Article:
• Think through how you would participate if you were present in person. Would you be an active participant? Mostly an observer? A key deliverer of information and insight? Having a clear grasp of your role in a meeting will help you decide which of these other tactics to use.
  • It’s not enough to be attentive; you also have to look attentive and engaged. Stay focused on your camera or screen, nod when good points are made or when you understand an explanation, and smile when appropriate. If it fits your team or company’s culture, you can use response emojis (clapping hands, thumbs up, etc.) to indicate your engagement. Just be careful not to overdo it.
  • Work with the relationships you have among other meeting participants.
    • If you are comfortable talking with the meeting leader or the key decision-maker, contact them in advance and let them know what you think you’ll have to contribute. In other words, make yourself an agenda item. The flipside of this is that you may need to prepare a bit more formally to present your material since your participation will be planned and not a spontaneous part of the meeting flow.
    • Ask a colleague to advocate for you in the meeting. That is, they make sure to focus on your on-screen image, and you may plan ahead which topics you want to contribute to. They can then direct attention to you when the time comes, e.g., “Jordan and I were talking yesterday, and he has an interesting idea about how to do this.”
  • Speak up! This may be the hardest approach, but advocating for your own ideas makes you look confident and engaged and contributes to meeting outcomes. Breaking into a conversation from a distance is not easy, but, just as you would face-to-face, take advantage of lulls in the conversation to advance your ideas. Or you can send a chat message to the meeting leader or your ally in the room letting them know you’d like to say something before the group moves on to the next topic. (This can be much harder if you are a minority presence in the meeting. We’re going to talk about that in a later blog post.)

The key idea to remember is simply that you have a role in the success of hybrid meetings, even when you’re a relatively minor participant. Being mindful of and committed to that role is part of your contribution to your team’s effectiveness. If the hybrid workplace is our future, then eventually, we will all get used to this way of meeting and working, and we will (one hopes) develop habits that facilitate the success of all employees—remote and on-site.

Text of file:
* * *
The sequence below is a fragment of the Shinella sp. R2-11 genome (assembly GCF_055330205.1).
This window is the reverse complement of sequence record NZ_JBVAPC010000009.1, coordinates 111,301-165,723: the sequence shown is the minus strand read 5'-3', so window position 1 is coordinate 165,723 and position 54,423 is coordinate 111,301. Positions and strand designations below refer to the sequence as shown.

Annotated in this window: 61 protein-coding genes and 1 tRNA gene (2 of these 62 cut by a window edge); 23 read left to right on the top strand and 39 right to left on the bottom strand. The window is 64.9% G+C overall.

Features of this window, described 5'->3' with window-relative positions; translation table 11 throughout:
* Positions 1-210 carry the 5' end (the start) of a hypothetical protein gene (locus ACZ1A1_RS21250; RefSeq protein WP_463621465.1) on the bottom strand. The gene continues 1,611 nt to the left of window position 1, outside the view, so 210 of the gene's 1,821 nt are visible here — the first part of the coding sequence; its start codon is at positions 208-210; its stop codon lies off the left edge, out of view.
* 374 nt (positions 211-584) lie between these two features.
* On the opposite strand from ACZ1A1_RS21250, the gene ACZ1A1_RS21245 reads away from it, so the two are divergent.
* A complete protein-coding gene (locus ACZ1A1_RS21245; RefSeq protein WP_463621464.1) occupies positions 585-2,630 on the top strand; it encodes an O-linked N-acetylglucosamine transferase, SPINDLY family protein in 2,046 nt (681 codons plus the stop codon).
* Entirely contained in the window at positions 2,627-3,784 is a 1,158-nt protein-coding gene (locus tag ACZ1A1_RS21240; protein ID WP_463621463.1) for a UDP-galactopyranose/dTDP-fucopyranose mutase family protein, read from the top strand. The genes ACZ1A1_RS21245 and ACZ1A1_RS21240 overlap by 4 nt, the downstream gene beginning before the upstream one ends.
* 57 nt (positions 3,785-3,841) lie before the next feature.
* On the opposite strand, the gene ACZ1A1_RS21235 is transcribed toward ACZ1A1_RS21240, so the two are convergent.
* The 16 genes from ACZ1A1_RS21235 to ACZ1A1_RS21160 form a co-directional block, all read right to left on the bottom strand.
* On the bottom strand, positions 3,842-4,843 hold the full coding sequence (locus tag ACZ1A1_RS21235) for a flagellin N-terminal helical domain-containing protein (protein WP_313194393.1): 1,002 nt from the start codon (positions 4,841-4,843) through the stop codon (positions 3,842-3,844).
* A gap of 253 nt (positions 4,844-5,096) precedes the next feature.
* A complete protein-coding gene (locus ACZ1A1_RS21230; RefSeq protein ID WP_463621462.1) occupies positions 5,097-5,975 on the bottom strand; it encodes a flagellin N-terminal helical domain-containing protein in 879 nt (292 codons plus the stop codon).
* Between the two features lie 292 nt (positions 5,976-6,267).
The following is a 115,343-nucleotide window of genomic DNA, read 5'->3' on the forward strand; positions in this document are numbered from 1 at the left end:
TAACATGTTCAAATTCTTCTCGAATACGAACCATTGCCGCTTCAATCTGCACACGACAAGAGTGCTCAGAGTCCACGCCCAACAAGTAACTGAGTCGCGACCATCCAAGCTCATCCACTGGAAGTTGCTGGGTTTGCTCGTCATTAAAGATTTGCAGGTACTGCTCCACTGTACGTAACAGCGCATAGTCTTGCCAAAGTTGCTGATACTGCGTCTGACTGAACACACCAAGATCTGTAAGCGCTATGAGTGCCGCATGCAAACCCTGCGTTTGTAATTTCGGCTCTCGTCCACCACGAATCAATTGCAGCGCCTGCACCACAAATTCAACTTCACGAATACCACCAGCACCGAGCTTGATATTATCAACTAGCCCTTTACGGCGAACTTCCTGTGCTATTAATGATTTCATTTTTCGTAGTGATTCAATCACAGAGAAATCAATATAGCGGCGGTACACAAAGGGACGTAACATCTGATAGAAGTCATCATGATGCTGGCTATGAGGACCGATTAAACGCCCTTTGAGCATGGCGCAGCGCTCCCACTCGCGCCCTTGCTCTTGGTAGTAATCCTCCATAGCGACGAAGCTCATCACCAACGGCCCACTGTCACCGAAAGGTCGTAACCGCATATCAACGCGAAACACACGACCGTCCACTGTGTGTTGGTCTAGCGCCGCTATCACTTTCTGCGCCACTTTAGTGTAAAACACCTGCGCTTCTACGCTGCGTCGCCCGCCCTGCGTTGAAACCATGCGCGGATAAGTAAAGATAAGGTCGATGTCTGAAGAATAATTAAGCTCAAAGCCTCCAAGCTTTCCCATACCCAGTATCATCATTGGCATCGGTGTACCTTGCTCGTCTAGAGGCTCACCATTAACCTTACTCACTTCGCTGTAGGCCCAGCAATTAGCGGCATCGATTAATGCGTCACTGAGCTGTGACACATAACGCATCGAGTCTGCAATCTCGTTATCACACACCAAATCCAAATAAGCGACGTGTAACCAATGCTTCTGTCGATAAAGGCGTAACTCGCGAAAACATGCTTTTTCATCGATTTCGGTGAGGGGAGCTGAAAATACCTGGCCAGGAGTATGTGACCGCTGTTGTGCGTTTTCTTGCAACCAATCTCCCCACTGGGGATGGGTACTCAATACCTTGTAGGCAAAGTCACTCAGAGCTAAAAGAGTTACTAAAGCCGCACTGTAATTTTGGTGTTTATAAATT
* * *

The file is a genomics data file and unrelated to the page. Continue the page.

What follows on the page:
Check out all of our articles about virtual and hybrid meetings.

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About the Author: Greg Owen-Boger

Greg Owen-Boger has been with Turpin Communication since 1995, first as a cameraman, then instructor, account manager, and now vice president. Schooled in management and the performing arts, Greg brings a diverse set of skills and experiences to the organization. Greg is one of Turpin’s facilitators and coaches and holds a Bates ExPI™ (Executive Presence Index) coaching certification. When he’s not with clients, he manages the day-to-day operations of the company. Greg is an active member of the Association for Talent Development (ATD) and was the 2015 President of ATD, Chicagoland Chapter. He is a popular speaker, frequent blogger, and the co-author of “The Orderly Conversation: Business Presentations Redefined,” “The Virtual Orderly Conversation,” and Effective SMEs: A Trainer’s Guide to Helping Subject Matter Experts Facilitate Learning,” all written with Turpin’s founder, Dale Ludwig.